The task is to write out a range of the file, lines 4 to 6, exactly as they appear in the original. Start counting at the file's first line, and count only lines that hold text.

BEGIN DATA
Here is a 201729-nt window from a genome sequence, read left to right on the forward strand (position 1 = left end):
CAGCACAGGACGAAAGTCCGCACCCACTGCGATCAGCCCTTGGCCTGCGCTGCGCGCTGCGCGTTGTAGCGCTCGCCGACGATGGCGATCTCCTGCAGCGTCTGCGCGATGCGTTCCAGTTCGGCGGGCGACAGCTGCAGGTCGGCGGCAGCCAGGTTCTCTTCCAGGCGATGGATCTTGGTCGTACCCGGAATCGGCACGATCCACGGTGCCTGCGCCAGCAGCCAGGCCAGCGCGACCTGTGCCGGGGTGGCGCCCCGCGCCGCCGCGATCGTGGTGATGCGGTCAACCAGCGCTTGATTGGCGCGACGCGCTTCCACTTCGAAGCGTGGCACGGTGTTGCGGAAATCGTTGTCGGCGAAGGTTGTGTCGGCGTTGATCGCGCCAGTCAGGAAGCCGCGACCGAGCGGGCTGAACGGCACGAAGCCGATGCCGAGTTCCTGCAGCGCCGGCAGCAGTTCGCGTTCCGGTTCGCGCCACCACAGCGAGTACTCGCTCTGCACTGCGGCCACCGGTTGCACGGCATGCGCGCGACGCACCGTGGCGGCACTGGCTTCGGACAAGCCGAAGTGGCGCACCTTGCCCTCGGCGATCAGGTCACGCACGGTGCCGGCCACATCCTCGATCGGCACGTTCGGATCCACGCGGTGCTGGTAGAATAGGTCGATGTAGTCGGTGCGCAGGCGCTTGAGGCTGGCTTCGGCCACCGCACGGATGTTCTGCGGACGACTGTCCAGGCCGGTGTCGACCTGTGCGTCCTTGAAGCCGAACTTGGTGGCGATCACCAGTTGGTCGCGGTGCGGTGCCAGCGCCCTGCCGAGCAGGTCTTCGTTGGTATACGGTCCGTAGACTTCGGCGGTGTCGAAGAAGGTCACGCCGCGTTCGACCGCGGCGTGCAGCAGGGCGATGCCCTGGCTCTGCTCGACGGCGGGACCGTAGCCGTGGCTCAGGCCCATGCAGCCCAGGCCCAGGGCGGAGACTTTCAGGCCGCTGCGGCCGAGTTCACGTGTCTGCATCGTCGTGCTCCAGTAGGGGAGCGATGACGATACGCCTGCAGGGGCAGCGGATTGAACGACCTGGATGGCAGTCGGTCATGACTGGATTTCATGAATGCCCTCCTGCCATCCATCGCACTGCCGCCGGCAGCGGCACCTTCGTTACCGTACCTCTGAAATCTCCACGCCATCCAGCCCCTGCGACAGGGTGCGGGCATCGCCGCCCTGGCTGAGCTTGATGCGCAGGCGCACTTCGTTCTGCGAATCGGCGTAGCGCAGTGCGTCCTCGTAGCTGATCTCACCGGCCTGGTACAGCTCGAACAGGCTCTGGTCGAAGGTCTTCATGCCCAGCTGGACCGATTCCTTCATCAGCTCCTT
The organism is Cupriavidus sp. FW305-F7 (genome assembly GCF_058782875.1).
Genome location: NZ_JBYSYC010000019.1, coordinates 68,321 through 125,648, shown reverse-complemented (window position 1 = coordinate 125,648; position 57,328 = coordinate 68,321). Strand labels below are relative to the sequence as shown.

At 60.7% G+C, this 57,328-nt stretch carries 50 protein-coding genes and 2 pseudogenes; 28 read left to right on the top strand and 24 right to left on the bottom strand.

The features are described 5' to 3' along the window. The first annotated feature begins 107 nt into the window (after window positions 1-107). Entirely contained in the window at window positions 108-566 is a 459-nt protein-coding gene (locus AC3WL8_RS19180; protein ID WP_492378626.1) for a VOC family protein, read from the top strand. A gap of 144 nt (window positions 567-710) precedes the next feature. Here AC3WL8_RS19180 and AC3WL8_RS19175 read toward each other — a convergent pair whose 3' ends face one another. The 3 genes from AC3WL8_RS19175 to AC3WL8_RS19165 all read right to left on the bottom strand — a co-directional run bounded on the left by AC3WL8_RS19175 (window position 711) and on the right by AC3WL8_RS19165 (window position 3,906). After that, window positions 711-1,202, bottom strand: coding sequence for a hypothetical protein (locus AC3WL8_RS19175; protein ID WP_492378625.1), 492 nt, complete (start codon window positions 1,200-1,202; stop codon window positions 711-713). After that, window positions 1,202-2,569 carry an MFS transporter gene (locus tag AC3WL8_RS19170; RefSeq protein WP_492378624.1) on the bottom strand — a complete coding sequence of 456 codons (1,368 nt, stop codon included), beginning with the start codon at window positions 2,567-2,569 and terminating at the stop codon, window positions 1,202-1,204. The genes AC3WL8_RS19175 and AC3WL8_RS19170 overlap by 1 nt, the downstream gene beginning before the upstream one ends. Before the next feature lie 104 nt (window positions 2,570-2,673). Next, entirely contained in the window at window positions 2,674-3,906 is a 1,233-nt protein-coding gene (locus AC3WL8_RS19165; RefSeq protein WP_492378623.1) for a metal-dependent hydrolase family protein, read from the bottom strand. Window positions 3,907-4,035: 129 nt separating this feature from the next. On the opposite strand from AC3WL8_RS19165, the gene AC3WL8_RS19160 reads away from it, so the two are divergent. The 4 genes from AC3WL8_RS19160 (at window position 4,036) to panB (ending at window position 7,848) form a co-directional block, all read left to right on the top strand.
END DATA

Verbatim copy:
Genome location: NZ_JBYSYC010000019.1, coordinates 68,321 through 125,648, shown reverse-complemented (window position 1 = coordinate 125,648; position 57,328 = coordinate 68,321). Strand labels below are relative to the sequence as shown.

At 60.7% G+C, this 57,328-nt stretch carries 50 protein-coding genes and 2 pseudogenes; 28 read left to right on the top strand and 24 right to left on the bottom strand.

The features are described 5' to 3' along the window. The first annotated feature begins 107 nt into the window (after window positions 1-107). Entirely contained in the window at window positions 108-566 is a 459-nt protein-coding gene (locus AC3WL8_RS19180; protein ID WP_492378626.1) for a VOC family protein, read from the top strand. A gap of 144 nt (window positions 567-710) precedes the next feature. Here AC3WL8_RS19180 and AC3WL8_RS19175 read toward each other — a convergent pair whose 3' ends face one another. The 3 genes from AC3WL8_RS19175 to AC3WL8_RS19165 all read right to left on the bottom strand — a co-directional run bounded on the left by AC3WL8_RS19175 (window position 711) and on the right by AC3WL8_RS19165 (window position 3,906). After that, window positions 711-1,202, bottom strand: coding sequence for a hypothetical protein (locus AC3WL8_RS19175; protein ID WP_492378625.1), 492 nt, complete (start codon window positions 1,200-1,202; stop codon window positions 711-713). After that, window positions 1,202-2,569 carry an MFS transporter gene (locus tag AC3WL8_RS19170; RefSeq protein WP_492378624.1) on the bottom strand — a complete coding sequence of 456 codons (1,368 nt, stop codon included), beginning with the start codon at window positions 2,567-2,569 and terminating at the stop codon, window positions 1,202-1,204. The genes AC3WL8_RS19175 and AC3WL8_RS19170 overlap by 1 nt, the downstream gene beginning before the upstream one ends. Before the next feature lie 104 nt (window positions 2,570-2,673). Next, entirely contained in the window at window positions 2,674-3,906 is a 1,233-nt protein-coding gene (locus AC3WL8_RS19165; RefSeq protein WP_492378623.1) for a metal-dependent hydrolase family protein, read from the bottom strand. Window positions 3,907-4,035: 129 nt separating this feature from the next. On the opposite strand from AC3WL8_RS19165, the gene AC3WL8_RS19160 reads away from it, so the two are divergent. The 4 genes from AC3WL8_RS19160 (at window position 4,036) to panB (ending at window position 7,848) form a co-directional block, all read left to right on the top strand.